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Top Whale Watching Spots In Sydney

May 30, 2019 Destination Global No Comments Email Email

The whale watching season has officially begun, with over 30,000 whales estimated to be currently migrating along the NSW coastline.

NSW National Parks and Wildlife Service (NPWS) is encouraging people to visit coastal national parks for some of the best vantage points to view these majestic ocean giants.

For Sydneysiders, the harbour city and surrounding coastline offers some of the best whale watching spots, from lookouts, headlands and foreshores.

June and July are ideal months to head to a vantage point in Sydney, with whales migrating north in large numbers to the warmers waters off Queensland to breed.

Humpbacks and southern right whales are the most commonly sighted species along the NSW coastline, with minke whales and orcas also occasionally spotted.

NSW National Parks and Wildlife Service recommends these top five whale watching spots in and around Sydney:

  1. Cape Solander, just south of the city in Kamay Botany Bay National Park, is one of Sydney’s best whale watching spots featuring a lookout with a viewing platform. Whales have been known to swim as close as 200m from the coast here.
  2. North Head, at Manly, provides views across Sydney Harbour National Park towards South Head. The paved Fairfax walk is an easy, gentle track that loops around North Head, making it a fantastic whale watching walk, with sensational ocean views.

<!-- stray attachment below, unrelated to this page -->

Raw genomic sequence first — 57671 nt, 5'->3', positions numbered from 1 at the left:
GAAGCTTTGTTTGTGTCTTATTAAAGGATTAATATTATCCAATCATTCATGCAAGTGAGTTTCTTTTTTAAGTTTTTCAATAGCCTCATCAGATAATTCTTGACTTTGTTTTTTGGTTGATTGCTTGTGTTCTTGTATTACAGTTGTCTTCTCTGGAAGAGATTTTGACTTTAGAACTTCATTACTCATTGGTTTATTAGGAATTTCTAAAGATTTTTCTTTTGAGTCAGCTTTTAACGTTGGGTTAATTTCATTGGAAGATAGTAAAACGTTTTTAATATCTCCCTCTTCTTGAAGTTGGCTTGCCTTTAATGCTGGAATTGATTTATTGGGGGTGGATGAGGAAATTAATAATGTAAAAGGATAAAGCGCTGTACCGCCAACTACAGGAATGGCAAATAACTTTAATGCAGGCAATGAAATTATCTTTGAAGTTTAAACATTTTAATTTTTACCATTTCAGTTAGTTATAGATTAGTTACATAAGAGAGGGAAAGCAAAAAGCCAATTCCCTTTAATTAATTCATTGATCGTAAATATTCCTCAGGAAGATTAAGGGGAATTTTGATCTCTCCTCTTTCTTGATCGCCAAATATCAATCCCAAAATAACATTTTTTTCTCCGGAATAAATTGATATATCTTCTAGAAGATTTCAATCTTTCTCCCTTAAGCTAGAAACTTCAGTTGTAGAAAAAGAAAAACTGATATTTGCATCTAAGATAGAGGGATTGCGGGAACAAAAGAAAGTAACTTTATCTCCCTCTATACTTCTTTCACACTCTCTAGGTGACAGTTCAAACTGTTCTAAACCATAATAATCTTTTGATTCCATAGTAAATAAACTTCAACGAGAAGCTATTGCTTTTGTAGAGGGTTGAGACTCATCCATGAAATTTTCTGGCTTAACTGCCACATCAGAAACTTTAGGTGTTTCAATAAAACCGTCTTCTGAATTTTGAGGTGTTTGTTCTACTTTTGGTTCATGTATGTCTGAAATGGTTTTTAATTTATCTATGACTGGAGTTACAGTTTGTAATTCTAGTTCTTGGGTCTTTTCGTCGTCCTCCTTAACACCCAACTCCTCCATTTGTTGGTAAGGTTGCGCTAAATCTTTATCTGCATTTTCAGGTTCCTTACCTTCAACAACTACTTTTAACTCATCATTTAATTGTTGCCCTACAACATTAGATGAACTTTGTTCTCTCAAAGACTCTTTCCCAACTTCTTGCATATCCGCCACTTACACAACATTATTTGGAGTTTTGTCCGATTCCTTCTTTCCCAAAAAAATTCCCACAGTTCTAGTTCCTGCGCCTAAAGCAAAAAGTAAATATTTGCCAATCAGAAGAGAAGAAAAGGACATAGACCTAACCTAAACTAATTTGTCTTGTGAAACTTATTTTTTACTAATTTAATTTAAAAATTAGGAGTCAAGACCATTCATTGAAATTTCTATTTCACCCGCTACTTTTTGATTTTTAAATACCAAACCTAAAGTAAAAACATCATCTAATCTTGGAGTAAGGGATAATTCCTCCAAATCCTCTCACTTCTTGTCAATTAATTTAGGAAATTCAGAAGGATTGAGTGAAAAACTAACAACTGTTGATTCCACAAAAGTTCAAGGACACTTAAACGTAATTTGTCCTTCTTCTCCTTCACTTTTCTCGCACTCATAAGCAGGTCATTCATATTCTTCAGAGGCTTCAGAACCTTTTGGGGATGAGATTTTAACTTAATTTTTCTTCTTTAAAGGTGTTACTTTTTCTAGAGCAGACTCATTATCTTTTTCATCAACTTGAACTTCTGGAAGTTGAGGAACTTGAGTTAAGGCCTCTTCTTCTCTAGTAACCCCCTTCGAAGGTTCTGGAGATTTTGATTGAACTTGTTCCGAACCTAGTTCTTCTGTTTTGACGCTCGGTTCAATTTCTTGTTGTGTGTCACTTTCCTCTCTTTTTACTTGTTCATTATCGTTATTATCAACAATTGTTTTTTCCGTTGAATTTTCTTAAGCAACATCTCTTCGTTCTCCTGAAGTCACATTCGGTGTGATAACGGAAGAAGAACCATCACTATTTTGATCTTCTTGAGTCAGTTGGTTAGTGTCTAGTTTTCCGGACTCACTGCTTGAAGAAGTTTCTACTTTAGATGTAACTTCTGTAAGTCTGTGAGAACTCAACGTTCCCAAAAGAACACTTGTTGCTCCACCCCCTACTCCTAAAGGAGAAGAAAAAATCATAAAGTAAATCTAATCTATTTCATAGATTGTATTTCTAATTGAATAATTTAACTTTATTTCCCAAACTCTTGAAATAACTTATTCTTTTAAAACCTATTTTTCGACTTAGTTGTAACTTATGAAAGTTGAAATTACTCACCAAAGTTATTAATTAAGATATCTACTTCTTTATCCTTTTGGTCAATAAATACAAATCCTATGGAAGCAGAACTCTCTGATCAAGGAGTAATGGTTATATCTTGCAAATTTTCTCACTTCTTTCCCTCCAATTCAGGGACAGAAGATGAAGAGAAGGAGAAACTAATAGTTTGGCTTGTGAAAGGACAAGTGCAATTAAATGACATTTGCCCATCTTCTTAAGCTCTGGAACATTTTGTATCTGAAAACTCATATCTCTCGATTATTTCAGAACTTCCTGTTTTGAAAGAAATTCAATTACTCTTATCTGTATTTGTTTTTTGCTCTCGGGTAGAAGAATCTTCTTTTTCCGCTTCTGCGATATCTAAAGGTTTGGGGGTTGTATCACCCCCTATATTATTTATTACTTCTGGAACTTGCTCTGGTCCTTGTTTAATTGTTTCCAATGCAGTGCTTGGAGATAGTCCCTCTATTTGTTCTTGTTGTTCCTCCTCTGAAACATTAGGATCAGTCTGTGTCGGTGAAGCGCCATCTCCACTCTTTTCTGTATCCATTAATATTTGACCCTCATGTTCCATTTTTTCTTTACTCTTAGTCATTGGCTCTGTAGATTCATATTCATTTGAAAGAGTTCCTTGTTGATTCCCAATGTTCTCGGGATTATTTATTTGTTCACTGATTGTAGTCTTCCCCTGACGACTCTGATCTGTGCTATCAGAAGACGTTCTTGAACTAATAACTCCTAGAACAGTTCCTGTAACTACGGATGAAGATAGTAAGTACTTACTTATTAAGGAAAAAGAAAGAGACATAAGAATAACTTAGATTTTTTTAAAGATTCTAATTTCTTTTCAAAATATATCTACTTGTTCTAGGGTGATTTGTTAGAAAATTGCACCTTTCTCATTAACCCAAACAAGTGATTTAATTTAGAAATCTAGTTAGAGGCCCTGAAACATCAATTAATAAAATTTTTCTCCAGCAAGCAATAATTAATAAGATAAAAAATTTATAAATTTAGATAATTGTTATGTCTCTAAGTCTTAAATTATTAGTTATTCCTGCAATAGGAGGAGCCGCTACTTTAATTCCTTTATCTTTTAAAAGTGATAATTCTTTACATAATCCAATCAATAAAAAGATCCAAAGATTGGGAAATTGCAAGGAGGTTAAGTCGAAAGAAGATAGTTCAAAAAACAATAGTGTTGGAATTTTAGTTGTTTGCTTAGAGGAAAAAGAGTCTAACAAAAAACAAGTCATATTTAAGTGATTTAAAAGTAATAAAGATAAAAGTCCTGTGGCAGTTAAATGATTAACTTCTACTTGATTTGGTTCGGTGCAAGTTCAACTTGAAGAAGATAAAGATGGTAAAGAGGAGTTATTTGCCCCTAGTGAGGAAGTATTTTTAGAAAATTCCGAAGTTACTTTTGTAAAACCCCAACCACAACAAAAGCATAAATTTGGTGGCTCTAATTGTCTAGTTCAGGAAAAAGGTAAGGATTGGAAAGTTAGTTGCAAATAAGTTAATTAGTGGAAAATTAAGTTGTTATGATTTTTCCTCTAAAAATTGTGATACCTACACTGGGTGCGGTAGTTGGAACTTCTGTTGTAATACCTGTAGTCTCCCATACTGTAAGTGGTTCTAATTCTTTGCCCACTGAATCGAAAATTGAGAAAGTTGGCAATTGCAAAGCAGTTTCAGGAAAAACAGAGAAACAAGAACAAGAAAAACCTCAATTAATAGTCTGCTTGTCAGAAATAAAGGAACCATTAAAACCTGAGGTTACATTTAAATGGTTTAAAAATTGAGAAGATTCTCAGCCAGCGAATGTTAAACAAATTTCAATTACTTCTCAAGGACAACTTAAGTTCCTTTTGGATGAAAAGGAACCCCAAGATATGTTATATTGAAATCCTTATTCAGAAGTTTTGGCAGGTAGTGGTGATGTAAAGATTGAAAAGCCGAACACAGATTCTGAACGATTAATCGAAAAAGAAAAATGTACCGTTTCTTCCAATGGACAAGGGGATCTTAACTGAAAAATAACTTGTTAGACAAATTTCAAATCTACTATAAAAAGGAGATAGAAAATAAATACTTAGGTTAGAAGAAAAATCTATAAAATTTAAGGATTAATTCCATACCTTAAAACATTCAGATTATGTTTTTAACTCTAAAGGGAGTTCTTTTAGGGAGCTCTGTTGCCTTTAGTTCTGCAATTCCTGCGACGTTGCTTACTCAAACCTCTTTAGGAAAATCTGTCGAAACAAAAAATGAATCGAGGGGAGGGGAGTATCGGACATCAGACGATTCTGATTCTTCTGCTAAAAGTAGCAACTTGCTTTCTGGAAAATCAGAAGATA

3. South Head, at Watson’s Bay in Sydney Harbour National Park, offers no shortage of whale watching vantage points. Walk the easy South Head Heritage trail to the historic red and white striped Hornby Lighthouse for panoramic ocean views, or head to The Gap for rugged coastline vistas.
  4. Barrenjoey Headland, at Palm Beach on Sydney’s northern beaches, sits at Sydney’s most northerly point in Ku-ring-gai Chase National Park. A walk up one of the tracks to the historic Barrenjoey Lighthouse will reward you with spectacular ocean views to spot migrating whales.
  5. The Coast Track, in Royal National Park in Sydney’s south, provides countless vantage points to stop and spot whales from the sandstone cliffs, headlands and lookouts along the 26km track.

Whale-watchers can download NPWS’ free Wild About Whales mobile app to find the best vantage points, get real-time notifications of nearby sightings, log their own and more.

To remain safe when whale watching, NPWS reminds whale-watchers to keep at least five metres from cliff edges and rock platforms and pay close attention to signage and any advice from NPWS staff.

Visit www.wildaboutwhales.com.au for all your whale watching information this season.

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